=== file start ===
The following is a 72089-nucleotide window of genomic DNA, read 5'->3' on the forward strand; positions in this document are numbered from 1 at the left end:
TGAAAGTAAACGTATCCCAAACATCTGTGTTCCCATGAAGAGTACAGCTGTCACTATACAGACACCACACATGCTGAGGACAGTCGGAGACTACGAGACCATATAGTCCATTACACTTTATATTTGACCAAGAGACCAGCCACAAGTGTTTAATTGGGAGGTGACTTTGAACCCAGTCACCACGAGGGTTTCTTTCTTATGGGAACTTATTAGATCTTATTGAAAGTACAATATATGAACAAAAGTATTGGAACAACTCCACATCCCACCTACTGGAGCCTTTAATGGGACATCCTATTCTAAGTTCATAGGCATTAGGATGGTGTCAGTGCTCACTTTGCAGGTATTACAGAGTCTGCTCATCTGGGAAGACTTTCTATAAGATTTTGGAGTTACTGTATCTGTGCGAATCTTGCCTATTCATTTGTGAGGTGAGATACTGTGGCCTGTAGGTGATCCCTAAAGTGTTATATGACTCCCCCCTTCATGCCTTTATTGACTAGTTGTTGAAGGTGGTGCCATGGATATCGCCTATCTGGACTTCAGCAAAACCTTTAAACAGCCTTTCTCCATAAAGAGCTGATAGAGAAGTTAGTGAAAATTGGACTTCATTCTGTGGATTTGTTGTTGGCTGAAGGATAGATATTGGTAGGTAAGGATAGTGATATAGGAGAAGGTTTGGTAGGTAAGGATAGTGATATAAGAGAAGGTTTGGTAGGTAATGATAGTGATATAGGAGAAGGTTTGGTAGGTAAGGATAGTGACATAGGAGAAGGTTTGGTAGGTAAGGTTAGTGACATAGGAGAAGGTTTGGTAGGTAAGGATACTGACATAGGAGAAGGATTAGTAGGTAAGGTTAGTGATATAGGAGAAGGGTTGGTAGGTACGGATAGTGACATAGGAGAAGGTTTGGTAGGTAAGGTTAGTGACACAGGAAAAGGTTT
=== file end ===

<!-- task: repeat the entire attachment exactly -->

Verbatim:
The following is a 72089-nucleotide window of genomic DNA, read 5'->3' on the forward strand; positions in this document are numbered from 1 at the left end:
TGAAAGTAAACGTATCCCAAACATCTGTGTTCCCATGAAGAGTACAGCTGTCACTATACAGACACCACACATGCTGAGGACAGTCGGAGACTACGAGACCATATAGTCCATTACACTTTATATTTGACCAAGAGACCAGCCACAAGTGTTTAATTGGGAGGTGACTTTGAACCCAGTCACCACGAGGGTTTCTTTCTTATGGGAACTTATTAGATCTTATTGAAAGTACAATATATGAACAAAAGTATTGGAACAACTCCACATCCCACCTACTGGAGCCTTTAATGGGACATCCTATTCTAAGTTCATAGGCATTAGGATGGTGTCAGTGCTCACTTTGCAGGTATTACAGAGTCTGCTCATCTGGGAAGACTTTCTATAAGATTTTGGAGTTACTGTATCTGTGCGAATCTTGCCTATTCATTTGTGAGGTGAGATACTGTGGCCTGTAGGTGATCCCTAAAGTGTTATATGACTCCCCCCTTCATGCCTTTATTGACTAGTTGTTGAAGGTGGTGCCATGGATATCGCCTATCTGGACTTCAGCAAAACCTTTAAACAGCCTTTCTCCATAAAGAGCTGATAGAGAAGTTAGTGAAAATTGGACTTCATTCTGTGGATTTGTTGTTGGCTGAAGGATAGATATTGGTAGGTAAGGATAGTGATATAGGAGAAGGTTTGGTAGGTAAGGATAGTGATATAAGAGAAGGTTTGGTAGGTAATGATAGTGATATAGGAGAAGGTTTGGTAGGTAAGGATAGTGACATAGGAGAAGGTTTGGTAGGTAAGGTTAGTGACATAGGAGAAGGTTTGGTAGGTAAGGATACTGACATAGGAGAAGGATTAGTAGGTAAGGTTAGTGATATAGGAGAAGGGTTGGTAGGTACGGATAGTGACATAGGAGAAGGTTTGGTAGGTAAGGTTAGTGACACAGGAAAAGGTTT